As of this writing, more than 900 nonprofits in 49 states have responded to the call for information about the jobs vacancy crisis by completing the Survey on Nonprofit Workforce Shortage. The networks of the National Council of Nonprofits posted the online survey to gauge the scope of the workforce shortage problems for charitable organizations and determine the impact on their abilities to advance their missions. A preliminary analysis (the survey is still open for responses) found that that 15% reported job vacancy rates of between 10% and 19% and a troubling 26% responded that they had job openings for 20% to 29% of their positions. Twenty-seven percent reported that their waiting list had grown to more than a month due to job vacancies and one organization shared that it has more than 1,500 children waiting for services. The report further explores the causes of the job vacancies and solutions identified by survey participants. See Preliminary Analysis: The Scope and Impact of Nonprofit Job Vacancies. And complete the survey to help generate more useful data.
In a regional forum to be held Monday, December 6, nonprofit leaders from Connecticut, Massachusetts, and Rhode Island are coming together to provide testimonials and advance solutions to an audience of policymakers and the media. Organizers explain that as attention has turned from COVID relief to recovery, “nonprofits face unprecedented challenges attracting and retaining staff of all skill levels and salaries.” They further assert that while workforce shortages across industries have been well documented, the shortage in the nonprofit sector has been amplified by historic underfunding. The Regional Forum on Nonprofit Workforce Crisis, sponsored by the CT Community Nonprofit Alliance, Providers’ Council (MA), and the Rhode Island Community Provider Network, will give state and federal policymakers the opportunity to hear the magnitude of the crisis from the people living it and learn how neighboring states in the region are planning to resolve the problems.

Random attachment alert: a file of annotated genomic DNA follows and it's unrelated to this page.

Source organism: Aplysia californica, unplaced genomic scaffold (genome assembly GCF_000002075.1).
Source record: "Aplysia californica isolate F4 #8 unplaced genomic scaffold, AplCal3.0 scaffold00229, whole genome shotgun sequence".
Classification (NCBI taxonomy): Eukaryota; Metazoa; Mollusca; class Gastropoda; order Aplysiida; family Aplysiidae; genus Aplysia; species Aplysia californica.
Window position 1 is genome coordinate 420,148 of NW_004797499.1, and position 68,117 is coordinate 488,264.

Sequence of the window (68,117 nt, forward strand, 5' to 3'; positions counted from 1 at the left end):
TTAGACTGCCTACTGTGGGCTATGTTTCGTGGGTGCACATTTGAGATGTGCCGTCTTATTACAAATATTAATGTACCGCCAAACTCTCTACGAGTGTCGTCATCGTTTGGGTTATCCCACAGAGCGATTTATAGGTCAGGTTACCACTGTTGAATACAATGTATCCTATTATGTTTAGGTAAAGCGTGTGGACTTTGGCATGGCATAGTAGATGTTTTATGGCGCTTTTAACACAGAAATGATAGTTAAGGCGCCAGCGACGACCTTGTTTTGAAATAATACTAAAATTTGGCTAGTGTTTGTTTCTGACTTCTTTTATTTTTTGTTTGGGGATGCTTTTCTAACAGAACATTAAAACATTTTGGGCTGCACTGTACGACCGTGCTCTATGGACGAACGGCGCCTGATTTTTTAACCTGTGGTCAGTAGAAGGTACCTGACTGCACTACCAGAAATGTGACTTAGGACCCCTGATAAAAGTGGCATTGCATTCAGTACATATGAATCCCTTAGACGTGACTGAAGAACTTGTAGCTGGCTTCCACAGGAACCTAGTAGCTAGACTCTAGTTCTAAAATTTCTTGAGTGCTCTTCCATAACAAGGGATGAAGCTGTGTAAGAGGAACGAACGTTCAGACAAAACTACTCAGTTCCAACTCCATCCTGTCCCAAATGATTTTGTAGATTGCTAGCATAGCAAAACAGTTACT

Awareness, analysis, and action – these truly are all hallmarks of nonprofit advocacy in action.